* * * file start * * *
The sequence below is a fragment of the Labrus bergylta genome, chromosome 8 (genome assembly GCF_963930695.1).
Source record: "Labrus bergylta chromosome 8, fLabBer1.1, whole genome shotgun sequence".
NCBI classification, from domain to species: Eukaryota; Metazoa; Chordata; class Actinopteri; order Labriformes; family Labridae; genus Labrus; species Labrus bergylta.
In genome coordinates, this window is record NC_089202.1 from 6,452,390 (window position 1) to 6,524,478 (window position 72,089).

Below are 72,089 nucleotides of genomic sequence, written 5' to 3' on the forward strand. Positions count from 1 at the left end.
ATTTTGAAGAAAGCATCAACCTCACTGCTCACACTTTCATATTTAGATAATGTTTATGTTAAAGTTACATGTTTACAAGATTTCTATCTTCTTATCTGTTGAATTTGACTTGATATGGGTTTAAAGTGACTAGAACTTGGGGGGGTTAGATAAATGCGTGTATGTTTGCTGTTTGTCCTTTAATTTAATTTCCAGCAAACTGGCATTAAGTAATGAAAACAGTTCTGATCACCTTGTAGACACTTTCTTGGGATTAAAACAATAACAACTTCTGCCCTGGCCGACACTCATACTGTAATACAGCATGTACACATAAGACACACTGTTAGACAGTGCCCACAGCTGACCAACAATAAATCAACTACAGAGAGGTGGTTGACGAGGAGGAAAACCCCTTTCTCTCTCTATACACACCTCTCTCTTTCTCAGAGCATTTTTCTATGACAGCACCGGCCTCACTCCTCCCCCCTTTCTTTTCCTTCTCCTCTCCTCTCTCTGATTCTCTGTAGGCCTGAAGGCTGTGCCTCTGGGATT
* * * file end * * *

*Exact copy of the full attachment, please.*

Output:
The sequence below is a fragment of the Labrus bergylta genome, chromosome 8 (genome assembly GCF_963930695.1).
Source record: "Labrus bergylta chromosome 8, fLabBer1.1, whole genome shotgun sequence".
NCBI classification, from domain to species: Eukaryota; Metazoa; Chordata; class Actinopteri; order Labriformes; family Labridae; genus Labrus; species Labrus bergylta.
In genome coordinates, this window is record NC_089202.1 from 6,452,390 (window position 1) to 6,524,478 (window position 72,089).

Below are 72,089 nucleotides of genomic sequence, written 5' to 3' on the forward strand. Positions count from 1 at the left end.
ATTTTGAAGAAAGCATCAACCTCACTGCTCACACTTTCATATTTAGATAATGTTTATGTTAAAGTTACATGTTTACAAGATTTCTATCTTCTTATCTGTTGAATTTGACTTGATATGGGTTTAAAGTGACTAGAACTTGGGGGGGTTAGATAAATGCGTGTATGTTTGCTGTTTGTCCTTTAATTTAATTTCCAGCAAACTGGCATTAAGTAATGAAAACAGTTCTGATCACCTTGTAGACACTTTCTTGGGATTAAAACAATAACAACTTCTGCCCTGGCCGACACTCATACTGTAATACAGCATGTACACATAAGACACACTGTTAGACAGTGCCCACAGCTGACCAACAATAAATCAACTACAGAGAGGTGGTTGACGAGGAGGAAAACCCCTTTCTCTCTCTATACACACCTCTCTCTTTCTCAGAGCATTTTTCTATGACAGCACCGGCCTCACTCCTCCCCCCTTTCTTTTCCTTCTCCTCTCCTCTCTCTGATTCTCTGTAGGCCTGAAGGCTGTGCCTCTGGGATT